No, you still use the “Tab Up” footprint, but you flip the footprint itself to the back side of the PCB.

This is quite clear and logic to me. I really don’t understand how this can lead to confusion.

And as I already mentioned, it is also easy to put some TO220 footprints on a PCB, and then view it in the 3D viewer. The TO220 footprint is handy because it’s 3D model is part of KiCad.

Tab up footprint mounted on the underside of the board = tab down footprint mounted on the underside with the leads bent upwards.

I was trying to show an alternative way of observing the mounting as the OP still seemed unconvinced and confused, unlike either you or I :slightly_smiling_face:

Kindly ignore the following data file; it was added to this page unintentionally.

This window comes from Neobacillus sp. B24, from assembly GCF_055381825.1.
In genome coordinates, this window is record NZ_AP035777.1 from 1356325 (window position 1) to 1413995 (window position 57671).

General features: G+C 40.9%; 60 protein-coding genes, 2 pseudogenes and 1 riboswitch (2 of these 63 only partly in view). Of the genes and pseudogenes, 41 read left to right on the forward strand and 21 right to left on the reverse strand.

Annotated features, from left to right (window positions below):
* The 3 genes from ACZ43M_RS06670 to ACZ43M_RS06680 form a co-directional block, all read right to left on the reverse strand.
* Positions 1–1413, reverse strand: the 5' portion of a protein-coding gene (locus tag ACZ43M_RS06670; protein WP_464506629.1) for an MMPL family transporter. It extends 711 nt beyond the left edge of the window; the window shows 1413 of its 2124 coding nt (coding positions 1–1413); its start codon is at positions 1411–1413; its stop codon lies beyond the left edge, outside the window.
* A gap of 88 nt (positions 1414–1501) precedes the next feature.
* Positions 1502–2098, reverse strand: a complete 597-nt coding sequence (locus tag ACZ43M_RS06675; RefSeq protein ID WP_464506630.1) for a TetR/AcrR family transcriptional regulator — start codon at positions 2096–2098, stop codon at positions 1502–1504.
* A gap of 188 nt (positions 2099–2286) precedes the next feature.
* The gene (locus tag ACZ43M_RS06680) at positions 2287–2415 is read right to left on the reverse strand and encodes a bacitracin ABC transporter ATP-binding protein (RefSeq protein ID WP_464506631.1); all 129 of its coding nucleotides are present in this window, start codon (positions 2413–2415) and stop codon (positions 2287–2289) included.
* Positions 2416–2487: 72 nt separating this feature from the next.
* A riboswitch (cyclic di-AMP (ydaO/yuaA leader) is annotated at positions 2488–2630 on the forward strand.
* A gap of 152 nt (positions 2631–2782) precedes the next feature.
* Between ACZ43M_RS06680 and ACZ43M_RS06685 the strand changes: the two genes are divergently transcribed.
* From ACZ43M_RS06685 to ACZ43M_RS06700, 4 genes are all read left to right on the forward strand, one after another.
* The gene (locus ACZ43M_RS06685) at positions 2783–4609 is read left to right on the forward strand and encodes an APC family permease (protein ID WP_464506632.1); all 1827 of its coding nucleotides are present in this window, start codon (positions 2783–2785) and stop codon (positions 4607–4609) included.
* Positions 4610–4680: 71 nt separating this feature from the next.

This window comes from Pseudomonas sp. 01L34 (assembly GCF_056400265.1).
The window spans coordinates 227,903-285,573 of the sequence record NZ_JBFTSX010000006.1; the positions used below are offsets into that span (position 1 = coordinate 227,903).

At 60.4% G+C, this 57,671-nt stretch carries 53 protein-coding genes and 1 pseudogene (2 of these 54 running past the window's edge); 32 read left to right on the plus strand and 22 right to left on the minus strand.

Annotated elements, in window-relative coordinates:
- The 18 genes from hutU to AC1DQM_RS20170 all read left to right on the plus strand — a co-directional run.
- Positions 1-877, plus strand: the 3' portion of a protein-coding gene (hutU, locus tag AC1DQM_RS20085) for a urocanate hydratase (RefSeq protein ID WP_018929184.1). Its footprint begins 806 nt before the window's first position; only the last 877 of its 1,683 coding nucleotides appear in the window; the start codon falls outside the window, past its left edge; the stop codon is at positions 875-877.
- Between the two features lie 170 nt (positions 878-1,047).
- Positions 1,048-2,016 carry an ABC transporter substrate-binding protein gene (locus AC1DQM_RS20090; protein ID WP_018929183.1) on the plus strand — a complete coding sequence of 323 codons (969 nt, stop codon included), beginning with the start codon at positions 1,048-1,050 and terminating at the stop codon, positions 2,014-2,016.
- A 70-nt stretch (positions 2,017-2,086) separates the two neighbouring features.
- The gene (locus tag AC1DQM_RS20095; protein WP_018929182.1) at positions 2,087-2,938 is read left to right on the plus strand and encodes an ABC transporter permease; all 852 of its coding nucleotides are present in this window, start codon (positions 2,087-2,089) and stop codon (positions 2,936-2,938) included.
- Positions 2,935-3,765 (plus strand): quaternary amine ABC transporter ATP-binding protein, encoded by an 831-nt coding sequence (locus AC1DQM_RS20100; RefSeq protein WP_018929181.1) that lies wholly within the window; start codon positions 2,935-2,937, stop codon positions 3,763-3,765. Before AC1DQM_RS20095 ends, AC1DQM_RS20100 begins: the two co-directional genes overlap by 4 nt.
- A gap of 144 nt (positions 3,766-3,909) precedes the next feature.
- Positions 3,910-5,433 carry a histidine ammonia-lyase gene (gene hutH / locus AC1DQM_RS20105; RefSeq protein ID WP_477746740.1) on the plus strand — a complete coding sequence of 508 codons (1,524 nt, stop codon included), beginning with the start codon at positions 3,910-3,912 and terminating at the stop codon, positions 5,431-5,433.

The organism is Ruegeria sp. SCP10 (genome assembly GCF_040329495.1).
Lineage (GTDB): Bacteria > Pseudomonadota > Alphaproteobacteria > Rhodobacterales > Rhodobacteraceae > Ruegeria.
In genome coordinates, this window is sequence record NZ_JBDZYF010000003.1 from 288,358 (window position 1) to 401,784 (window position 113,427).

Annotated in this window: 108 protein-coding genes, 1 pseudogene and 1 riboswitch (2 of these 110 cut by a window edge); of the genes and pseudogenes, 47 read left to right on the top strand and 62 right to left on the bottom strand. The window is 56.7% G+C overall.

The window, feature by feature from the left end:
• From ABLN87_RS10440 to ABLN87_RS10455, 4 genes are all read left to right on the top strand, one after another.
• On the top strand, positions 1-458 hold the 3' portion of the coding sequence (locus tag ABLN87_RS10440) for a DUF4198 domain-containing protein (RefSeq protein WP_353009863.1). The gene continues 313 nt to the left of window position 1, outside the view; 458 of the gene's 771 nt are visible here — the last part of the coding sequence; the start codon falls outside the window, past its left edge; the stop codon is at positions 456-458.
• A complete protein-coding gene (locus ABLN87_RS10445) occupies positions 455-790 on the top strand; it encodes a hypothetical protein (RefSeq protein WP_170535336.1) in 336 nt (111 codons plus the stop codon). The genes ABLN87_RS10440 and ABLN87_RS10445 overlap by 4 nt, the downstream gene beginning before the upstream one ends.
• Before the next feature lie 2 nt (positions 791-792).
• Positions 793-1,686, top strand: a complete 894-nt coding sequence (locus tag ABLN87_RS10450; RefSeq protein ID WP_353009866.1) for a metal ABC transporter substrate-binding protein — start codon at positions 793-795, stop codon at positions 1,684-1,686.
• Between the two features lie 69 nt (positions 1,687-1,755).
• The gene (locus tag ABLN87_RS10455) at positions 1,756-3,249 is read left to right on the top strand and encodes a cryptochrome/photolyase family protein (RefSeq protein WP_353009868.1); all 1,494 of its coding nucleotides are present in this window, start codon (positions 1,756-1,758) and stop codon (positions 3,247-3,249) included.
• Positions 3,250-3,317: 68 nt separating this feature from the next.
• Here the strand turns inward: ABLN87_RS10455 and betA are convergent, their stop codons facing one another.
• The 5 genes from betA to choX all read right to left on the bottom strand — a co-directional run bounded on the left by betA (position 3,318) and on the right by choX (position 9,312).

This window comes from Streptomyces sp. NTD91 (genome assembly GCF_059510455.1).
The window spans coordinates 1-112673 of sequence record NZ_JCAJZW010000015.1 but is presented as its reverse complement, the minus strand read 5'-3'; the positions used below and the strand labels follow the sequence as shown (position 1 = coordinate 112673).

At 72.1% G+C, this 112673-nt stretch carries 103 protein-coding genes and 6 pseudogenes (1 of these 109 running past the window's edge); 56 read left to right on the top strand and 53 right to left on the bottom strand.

EDIT: The other joy of designing the PCB with the tab down image (which is also the way the horizontal footprint is drawn), BUT reversing the bend of the leads so they point upwards then mounting underneath means the pads do not need to be reversed in the PCB design.


Thanks for your patience JMK!

Hi @Tour50, you are using the wrong footprint.

If you use the “tab up” footprint, then solder it on the underside of the board ( like your first photo) pad 1 will need to be on the RHS and pin 3 on the LHS.

If you use the “tab down” footprint (as if you were soldering to the top of the board) pad 1 will be on the RHS and pad 3 on the LHS which is what you need for assembly as your original photo. You will be assembling with the tab down against the heatsink with the leads turned up into the PCB from the bottom.